Reflections on Lotusphere 2010

(Lotus Knows. Remix, by DJ Steve Porter)

Lotusphere 2010 was my second Lotusphere conference, and the first I’ve spoken at. I previously attended in 2008 as staff. My memories of 2008 revolved around trying to understand the deep connection between the Lotus brand and it’s clients and partners, as well as having the first chance to meet many of the people I’d been working with since joining Lotus in Dublin in June 2007. My time in the Meet The Developers lab that year was mainly spent talking to people who knew little or nothing about social software and Lotus Connections in particular.

The one thing I did take away from 2008 was an understanding of how long and hard the week was. As such I wasn’t too worried about not attending in 2009. This year however my hunger to be involved was well and truly back.

As I’ve previously mentioned, this year I was presenting with Mitch Cohen from Colgate Palmolive. He never misses an opportunity to promote their products :-)


(via Mitch’s flickr stream)

Our session was a Show ‘n Tell, which basically means we don’t just talk about a subject, but actually do it onstage. Think of a daytime TV cookery show and you get the idea! For those who may not have presented at Lotusphere, presentations have to be finished by mid-December. Given ours needed to be step-by-step slides that people could take away and follow this led to lots and lots of prep-work of both the slide-ware and demo environment. Early January saw us have numerous teleconferences to do run-throughs, but it wasn’t until the first Sunday of the conference that we had the opportunity to go through it in full, in person. Thankfully the timing was spot on, and the live demonstrations solid enough. On the day the session was well attended (I was secretly dreading we would get one man and his dog given we didn’t have the best time slot and that we were up against some other popular and even related sessions.) What’s more our material seemed to go down well and was delivered without hiccup. However, there’s no getting away from the fact that Show ‘n Tell sessions are a huge amount of work to prepare. Much work, but worth it in the end. Many thanks go to Mitch for being a great co-presenter and a pleasure to work with.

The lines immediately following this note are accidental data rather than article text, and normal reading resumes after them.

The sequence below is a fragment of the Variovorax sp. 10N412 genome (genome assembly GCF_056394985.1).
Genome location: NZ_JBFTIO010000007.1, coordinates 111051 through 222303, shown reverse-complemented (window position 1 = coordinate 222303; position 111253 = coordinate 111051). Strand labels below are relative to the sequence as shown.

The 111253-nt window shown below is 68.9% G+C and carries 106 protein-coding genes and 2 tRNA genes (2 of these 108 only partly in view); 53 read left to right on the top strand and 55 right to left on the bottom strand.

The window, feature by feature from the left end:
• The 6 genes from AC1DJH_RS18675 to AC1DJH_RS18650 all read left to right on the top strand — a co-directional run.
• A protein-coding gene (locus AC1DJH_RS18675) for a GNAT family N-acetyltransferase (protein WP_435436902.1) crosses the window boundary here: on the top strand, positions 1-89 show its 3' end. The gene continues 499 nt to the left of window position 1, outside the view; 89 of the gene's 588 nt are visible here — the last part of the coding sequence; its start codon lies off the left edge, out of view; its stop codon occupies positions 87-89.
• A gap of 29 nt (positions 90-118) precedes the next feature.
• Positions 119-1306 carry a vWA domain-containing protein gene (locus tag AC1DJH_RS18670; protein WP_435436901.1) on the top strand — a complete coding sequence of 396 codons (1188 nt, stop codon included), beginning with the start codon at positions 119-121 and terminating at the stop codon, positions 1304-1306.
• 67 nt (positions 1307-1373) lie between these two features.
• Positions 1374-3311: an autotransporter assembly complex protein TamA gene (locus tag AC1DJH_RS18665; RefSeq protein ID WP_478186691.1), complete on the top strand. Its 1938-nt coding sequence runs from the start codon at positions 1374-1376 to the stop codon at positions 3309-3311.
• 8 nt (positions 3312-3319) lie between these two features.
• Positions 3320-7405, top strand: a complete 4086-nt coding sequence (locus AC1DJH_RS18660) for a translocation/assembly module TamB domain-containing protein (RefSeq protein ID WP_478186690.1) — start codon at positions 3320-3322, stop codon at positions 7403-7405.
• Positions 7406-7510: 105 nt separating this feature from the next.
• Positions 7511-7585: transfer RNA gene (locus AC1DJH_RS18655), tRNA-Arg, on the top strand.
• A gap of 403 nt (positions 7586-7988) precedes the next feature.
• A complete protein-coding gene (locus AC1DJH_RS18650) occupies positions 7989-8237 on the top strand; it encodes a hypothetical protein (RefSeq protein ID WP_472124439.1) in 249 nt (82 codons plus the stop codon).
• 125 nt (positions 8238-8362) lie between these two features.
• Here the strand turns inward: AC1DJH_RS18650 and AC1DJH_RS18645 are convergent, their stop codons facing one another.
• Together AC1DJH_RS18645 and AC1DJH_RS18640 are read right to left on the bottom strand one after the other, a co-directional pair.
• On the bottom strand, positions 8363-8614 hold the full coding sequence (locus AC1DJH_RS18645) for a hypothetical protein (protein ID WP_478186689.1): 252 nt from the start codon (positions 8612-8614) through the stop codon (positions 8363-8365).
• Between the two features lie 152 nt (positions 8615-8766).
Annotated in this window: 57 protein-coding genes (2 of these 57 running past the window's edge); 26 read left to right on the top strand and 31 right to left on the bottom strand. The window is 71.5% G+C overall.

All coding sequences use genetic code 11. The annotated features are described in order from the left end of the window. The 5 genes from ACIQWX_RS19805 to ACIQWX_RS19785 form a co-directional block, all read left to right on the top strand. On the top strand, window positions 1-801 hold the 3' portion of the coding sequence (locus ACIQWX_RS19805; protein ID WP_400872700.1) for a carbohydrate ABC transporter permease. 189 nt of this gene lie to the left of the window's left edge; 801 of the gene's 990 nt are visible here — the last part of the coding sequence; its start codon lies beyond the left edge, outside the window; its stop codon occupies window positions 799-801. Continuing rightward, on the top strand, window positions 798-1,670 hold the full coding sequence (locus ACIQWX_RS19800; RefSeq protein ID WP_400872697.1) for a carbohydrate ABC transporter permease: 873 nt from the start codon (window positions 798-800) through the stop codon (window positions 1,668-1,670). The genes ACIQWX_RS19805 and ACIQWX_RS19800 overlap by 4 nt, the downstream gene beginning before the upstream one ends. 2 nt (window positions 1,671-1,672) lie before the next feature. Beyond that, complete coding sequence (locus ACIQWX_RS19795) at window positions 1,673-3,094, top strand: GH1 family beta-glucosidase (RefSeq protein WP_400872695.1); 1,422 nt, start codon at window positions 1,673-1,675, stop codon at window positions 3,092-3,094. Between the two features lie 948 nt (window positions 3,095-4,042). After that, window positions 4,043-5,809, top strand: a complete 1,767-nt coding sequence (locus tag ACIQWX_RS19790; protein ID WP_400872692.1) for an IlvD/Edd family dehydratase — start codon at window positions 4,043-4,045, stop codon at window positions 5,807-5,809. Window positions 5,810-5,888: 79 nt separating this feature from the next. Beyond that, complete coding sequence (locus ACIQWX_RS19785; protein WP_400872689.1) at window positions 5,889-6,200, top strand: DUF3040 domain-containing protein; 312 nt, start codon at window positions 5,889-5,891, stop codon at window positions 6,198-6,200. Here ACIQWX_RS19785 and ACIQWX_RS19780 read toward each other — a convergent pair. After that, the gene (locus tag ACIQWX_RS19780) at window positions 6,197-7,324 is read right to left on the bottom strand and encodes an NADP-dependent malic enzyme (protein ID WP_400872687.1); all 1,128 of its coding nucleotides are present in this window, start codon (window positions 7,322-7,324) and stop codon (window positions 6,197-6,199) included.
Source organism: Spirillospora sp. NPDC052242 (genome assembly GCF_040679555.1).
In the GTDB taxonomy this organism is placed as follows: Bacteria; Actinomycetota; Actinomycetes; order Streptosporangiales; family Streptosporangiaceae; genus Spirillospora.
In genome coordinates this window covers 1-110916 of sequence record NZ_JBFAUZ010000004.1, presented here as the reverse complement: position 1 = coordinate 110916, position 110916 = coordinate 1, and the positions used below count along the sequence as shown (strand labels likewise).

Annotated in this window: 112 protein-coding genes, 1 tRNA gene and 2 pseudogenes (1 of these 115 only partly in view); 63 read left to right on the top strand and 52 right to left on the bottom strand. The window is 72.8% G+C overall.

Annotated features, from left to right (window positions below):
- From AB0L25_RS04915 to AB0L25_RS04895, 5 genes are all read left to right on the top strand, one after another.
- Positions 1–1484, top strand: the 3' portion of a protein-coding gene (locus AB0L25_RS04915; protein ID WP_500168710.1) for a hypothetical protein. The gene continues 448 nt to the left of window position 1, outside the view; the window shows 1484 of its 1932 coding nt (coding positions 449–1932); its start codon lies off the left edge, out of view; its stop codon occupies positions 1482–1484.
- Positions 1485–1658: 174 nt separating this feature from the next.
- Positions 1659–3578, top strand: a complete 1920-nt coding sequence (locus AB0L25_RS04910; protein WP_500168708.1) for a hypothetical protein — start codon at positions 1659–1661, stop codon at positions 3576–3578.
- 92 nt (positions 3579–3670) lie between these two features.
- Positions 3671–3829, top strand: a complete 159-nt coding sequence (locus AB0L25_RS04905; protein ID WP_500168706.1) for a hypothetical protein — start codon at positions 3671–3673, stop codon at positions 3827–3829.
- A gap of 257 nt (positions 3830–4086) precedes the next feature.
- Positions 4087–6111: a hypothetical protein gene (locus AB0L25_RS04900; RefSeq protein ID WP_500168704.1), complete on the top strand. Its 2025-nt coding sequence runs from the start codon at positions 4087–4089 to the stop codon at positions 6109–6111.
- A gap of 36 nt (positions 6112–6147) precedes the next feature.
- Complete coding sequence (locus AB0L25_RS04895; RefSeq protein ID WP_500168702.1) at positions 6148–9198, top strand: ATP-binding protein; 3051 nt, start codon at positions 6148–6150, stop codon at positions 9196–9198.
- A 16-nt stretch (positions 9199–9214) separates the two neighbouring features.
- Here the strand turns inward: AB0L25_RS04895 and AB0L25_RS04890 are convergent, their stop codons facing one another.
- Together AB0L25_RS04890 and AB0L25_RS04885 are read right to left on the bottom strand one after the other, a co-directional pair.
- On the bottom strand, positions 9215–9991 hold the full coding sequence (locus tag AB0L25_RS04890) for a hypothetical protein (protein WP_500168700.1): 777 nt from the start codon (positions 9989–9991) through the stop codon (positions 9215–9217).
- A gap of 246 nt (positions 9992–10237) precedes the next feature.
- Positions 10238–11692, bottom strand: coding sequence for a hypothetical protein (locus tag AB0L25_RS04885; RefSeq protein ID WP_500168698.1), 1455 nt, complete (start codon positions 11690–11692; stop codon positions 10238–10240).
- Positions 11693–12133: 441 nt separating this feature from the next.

Away from the session, most of my time was spent in the Meet The Developers lab on the Lotus Connections stands. I think the one solid thing to say this year is that Connections has firmly established itself in the marketplace and the Lotus portfolio. Nearly every person we spoke to had questions about deployment, adoption or even issues they had. In previous years, both from my own and other’s feedback it has been much more about “what is Connections?” which we had very little of this year. In general the Connections sessions I went to seemed to be very well attended and full of people with hands in the air when the “Have you deployed?” and “Are you in production?” questions were asked by the speakers.

It was also nice to meet in person various clients and business partners I’ve dealt with over the past two years, either for the first time, or to re-aquaint. It was also nice to meet various people I’ve connected with on Twitter, as well as even more of the folks in IBM US who I speak to nearly every day but had never met face to face. Of course, there were also people that were there but whom I never got the opportunity to catch up with, so if you fall into that category then please accept my apologies but you know how it is!

Outside of the actual conference, I found I was a bit more relaxed about things this year, with it not being my first time to either the conference or Orlando. I didn’t feel the need to make the most of every minute and had a few more early nights than previously (ok, early means no earlier than midnight anyway!) Regardless I still found myself absolutely knackered by the Thursday and have spent the majority of the weekend catching up on sleep.

One downside of spending the week at Lotusphere is that, despite best intentions, it always puts me behind in terms of the day job. Not just because of the five days spent in Orlando, but the effort in preparing the session as well. That’s the other thing I’ve been trying to catch up on this weekend, and I suspect I’m in for a few late nights over the next week as well. However, from going with the attitude that I’d be quite happy only attending every other year I am now chomping at the bit to get my place lined up for Lotusphere 2011. Hope to see you there!

One thought on “Reflections on Lotusphere 2010

  1. i had the privilege of working with old-time Lotus developer/author sally dejean back in the mid-nineties when we were both architecting a virtual community for the intellectual property customers of Thomson & Thomson in a suburb of Boston, Massachusetts.

    today, i aim to collaborate with all concerned IBM parties on an experiential gaming initiative where collaboration [via Notes] is one requirement of successful play. the game will be STEM focused and will draw upon the respective professional expertise of its Millenial-credentialed participants.

    i’m based in new york city. how might we work toward our seemingly shared Lotus goals?

    p.s. i’m irish

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